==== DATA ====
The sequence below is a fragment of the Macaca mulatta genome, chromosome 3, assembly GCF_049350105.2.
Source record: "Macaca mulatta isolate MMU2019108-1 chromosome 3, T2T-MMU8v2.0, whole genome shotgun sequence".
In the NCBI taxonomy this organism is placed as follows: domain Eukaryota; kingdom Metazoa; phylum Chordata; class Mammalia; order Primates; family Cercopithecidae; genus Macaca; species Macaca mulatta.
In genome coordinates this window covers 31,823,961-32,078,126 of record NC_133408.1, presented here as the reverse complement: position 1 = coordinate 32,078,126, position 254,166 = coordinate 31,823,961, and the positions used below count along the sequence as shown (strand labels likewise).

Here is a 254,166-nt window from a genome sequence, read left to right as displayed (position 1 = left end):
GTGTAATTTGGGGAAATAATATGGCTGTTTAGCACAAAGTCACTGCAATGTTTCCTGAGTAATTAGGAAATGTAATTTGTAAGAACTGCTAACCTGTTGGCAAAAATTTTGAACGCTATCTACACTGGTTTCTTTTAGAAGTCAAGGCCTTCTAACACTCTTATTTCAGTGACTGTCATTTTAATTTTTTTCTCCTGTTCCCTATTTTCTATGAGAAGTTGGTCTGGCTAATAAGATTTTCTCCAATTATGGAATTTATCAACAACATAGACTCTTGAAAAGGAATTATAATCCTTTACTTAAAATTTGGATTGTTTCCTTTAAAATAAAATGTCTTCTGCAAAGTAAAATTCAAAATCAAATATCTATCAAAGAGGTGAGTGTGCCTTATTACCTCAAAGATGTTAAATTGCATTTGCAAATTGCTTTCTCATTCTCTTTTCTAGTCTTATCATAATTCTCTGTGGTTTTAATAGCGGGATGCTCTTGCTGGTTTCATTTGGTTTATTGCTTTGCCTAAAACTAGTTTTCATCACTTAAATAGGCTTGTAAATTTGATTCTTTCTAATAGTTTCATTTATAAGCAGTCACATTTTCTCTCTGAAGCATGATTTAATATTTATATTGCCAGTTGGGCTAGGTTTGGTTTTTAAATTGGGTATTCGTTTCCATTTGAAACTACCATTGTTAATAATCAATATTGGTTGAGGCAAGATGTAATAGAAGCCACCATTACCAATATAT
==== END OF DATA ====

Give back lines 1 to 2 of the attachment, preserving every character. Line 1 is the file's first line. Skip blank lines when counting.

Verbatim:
The sequence below is a fragment of the Macaca mulatta genome, chromosome 3, assembly GCF_049350105.2.
Source record: "Macaca mulatta isolate MMU2019108-1 chromosome 3, T2T-MMU8v2.0, whole genome shotgun sequence".